Naked Wines celebrates 49% growth and looks to boost angel investors

Naked Wines is hoping to have 250,000 angels by the end of the year, as it toasts growth of 49% for the year to date.

Eamon FItzGerald

Naked Wines business is in ‘great shape’

Naked Wines UK MD Eamon FitzGerald would like to grow angel numbers above 250,000 by the end of the year.

UK managing director Eamon FitzGerald, told Harpers.co.uk the “business is in great shape”, and has 10,000 angels-in-waiting, eager to buy its wines.

“It would be nice to break the quarter of a million mark [on angels] by the year-end. That would be some achievement for a company that didn’t exist six years ago,” said FitzGerald.

It already has 225,000 angels, or investors, who pay £20 a month which goes to fund winemakers. Angels can use their £20 credit to spend each month, or save it for a  splurge. The group’s average basket spend is £100, with the average bottle £8. Since it launched its fine wine bond its average bottle price has grown by 50p per bottle.

The wait time for would-be angels is between 30 to 40 days. “It completely depends on whether there’s enough wine to satisfy our existing angels. We believe that because our angels funded all the wines they need the best access to them. Once they’ve had their fill we can open it up.”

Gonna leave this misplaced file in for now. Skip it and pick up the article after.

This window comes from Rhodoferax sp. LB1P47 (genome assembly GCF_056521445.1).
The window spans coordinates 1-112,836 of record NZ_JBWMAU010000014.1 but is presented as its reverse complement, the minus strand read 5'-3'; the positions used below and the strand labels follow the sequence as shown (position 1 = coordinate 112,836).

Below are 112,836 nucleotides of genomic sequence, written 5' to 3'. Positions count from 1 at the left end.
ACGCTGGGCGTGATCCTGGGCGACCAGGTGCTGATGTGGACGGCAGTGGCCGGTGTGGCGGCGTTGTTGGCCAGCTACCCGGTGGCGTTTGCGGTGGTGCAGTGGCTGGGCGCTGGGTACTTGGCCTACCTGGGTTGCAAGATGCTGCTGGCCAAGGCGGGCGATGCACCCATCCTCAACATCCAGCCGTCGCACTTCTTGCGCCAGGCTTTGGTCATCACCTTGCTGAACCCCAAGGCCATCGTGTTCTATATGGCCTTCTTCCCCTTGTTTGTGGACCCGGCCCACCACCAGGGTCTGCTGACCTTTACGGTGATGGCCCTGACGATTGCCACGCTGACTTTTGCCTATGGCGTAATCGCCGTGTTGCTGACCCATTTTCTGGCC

Fitzgerald says it’s not frustrating – “if we brought everyone in we’d get short-term gain, but put the long-term at risk”.

It has just recruited a host of “A-list” winemakers including Jonathan Maltus, the man behind Bordeaux’s  Château Teyssier 100-point scoring Le Dôme; Daryl Groom, former Penfold’s Grange winemaker and ex-Ruinart winemaker Jean-Philippe Moulin.

“From our fine wine bond last year we raised £5 million, and that’s enabled us to go and land top class winemakers and age some of our existing wines that bit longer, so they become truly sublime.” To date the group has favoured young wines, as they’re ready to drink now, but its fine wine bond allows customers to fund wines that require a little more ageing. This means Naked does not have to tie up capital to age the wines itself. It classes fine wine as those aged for more than 12 months.

FitzGerald said the group’s bestselling wine is a New Zealand Pinot Gris, £8.99, made by Craggy Range’s Rod Easthope and Jackson Estate’s Mike Paterson. “Sales are 200% up on last year. These are superstar winemakers crafting something different and people are just loving it.”

Its most successful winemaker to date is Marlborough’s Bill Small. He started making wine for Naked as a side-project, now his are Naked’s fastest-selling wines and he works directly for the firm.

“Our model enables us to identify the real talent. We put it on a stage and connect with our customers.”

Winemakers are recruited in three ways: lots want to join of their own volition; there is a hit-list of winemakers – mostly those making wines for the most prestigious brands; and through its Archangels – those angels who go on trips and attend tastings to hunt down wines on its behalf.

It has 105 winemakers on the list and 350 wines from 55 places worldwide.

While there have been rumours of private equity looking to invest in the business, Fitzgerald dismissed this. “We get calls every week from them. Right now we’re focused on organic growth.”

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